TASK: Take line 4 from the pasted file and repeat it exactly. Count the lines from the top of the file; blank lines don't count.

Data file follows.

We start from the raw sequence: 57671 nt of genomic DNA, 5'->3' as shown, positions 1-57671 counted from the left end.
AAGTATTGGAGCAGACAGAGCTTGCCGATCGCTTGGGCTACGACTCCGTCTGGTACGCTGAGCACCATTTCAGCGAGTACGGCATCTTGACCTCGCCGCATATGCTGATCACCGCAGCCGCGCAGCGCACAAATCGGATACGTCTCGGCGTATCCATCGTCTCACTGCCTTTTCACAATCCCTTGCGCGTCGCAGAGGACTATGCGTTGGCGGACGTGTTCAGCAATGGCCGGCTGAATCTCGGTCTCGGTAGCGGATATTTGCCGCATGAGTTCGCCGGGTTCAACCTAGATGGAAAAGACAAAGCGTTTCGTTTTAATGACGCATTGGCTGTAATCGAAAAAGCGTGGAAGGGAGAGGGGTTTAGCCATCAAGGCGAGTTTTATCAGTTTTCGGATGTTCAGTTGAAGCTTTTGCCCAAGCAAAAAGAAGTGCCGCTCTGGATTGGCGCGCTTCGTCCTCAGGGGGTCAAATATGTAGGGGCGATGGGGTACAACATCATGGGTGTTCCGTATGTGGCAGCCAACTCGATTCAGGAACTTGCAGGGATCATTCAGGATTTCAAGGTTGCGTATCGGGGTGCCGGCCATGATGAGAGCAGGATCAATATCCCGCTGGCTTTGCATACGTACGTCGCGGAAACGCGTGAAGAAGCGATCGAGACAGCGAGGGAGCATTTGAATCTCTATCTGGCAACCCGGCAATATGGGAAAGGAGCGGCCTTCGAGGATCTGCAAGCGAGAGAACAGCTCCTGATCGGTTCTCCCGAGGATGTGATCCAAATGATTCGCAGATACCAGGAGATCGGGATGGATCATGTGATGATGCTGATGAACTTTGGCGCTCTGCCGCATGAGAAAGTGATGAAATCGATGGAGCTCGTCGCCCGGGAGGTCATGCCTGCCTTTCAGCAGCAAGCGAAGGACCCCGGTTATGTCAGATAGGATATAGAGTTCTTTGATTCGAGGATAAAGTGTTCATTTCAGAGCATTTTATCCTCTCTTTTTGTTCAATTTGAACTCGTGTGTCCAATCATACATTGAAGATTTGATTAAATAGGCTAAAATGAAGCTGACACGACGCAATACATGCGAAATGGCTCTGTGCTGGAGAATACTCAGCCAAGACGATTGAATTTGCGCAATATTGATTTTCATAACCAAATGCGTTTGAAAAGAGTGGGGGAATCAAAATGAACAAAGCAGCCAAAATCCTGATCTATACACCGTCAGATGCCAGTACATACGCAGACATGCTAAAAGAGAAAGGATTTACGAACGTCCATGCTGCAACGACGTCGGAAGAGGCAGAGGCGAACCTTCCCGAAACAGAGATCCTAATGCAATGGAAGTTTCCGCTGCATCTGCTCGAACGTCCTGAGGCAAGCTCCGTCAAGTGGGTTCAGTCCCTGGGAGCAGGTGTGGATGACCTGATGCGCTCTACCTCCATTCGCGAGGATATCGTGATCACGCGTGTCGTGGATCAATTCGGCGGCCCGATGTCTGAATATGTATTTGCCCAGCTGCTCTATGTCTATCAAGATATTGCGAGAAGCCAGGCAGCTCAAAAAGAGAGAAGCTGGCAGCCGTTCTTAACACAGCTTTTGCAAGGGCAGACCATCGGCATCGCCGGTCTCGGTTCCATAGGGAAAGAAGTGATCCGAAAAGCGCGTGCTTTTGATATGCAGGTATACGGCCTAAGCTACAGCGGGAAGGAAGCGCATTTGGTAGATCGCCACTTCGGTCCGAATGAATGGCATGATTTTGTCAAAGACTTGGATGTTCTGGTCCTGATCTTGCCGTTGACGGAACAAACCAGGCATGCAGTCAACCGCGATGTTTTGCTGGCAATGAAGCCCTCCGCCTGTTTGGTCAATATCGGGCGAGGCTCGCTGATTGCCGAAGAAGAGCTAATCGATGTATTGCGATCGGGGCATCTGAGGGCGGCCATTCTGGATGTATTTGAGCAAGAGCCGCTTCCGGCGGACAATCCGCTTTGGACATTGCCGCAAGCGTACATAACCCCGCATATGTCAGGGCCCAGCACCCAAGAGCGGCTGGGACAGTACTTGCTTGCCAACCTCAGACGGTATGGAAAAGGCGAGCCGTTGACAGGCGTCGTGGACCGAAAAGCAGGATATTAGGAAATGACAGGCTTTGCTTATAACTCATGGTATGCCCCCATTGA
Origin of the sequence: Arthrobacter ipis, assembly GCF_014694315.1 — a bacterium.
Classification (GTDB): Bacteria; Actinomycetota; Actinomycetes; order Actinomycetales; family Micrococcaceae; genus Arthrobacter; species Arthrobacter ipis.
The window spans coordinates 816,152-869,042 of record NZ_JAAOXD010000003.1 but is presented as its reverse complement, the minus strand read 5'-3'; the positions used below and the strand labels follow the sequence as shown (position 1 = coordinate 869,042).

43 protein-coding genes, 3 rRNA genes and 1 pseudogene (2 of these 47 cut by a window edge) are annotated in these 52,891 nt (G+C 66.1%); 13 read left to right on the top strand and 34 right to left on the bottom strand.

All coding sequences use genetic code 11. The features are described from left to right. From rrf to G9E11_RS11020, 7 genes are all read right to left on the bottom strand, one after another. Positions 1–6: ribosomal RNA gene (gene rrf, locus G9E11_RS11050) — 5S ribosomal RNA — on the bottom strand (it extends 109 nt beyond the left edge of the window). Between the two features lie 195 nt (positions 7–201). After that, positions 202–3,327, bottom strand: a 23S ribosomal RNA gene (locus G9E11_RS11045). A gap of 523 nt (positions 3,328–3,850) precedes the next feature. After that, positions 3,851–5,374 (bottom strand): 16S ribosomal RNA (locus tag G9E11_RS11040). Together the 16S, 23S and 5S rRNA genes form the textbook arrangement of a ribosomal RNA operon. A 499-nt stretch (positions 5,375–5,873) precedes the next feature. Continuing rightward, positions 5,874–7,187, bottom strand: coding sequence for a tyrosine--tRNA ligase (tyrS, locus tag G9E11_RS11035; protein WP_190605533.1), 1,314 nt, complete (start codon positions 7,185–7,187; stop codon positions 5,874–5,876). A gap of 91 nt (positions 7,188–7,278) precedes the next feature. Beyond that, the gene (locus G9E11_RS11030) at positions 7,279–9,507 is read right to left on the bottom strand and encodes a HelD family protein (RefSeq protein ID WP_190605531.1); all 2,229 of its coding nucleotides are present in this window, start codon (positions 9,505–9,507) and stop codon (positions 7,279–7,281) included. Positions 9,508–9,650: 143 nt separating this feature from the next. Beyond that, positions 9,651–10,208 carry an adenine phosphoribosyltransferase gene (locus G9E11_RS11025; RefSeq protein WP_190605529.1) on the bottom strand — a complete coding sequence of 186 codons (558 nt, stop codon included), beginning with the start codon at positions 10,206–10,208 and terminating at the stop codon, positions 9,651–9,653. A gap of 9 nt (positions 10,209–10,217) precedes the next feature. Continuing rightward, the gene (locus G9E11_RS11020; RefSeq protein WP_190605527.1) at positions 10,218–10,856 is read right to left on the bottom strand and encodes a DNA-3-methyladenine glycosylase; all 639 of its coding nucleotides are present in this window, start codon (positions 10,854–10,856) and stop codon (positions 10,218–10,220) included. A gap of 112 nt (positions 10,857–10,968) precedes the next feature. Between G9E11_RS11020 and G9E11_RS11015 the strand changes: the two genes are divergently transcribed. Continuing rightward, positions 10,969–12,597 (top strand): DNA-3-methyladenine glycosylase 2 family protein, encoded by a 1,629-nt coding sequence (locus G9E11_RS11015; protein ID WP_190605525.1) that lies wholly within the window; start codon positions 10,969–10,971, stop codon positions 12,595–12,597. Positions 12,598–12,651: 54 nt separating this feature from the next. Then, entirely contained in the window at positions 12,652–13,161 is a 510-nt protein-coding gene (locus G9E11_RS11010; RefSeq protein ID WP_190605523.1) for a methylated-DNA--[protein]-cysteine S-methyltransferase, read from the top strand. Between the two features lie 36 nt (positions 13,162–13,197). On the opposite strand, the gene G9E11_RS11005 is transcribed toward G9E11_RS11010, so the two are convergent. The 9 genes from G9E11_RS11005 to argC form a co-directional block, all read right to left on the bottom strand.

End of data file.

Classification (GTDB): Bacteria; Actinomycetota; Actinomycetes; order Actinomycetales; family Micrococcaceae; genus Arthrobacter; species Arthrobacter ipis.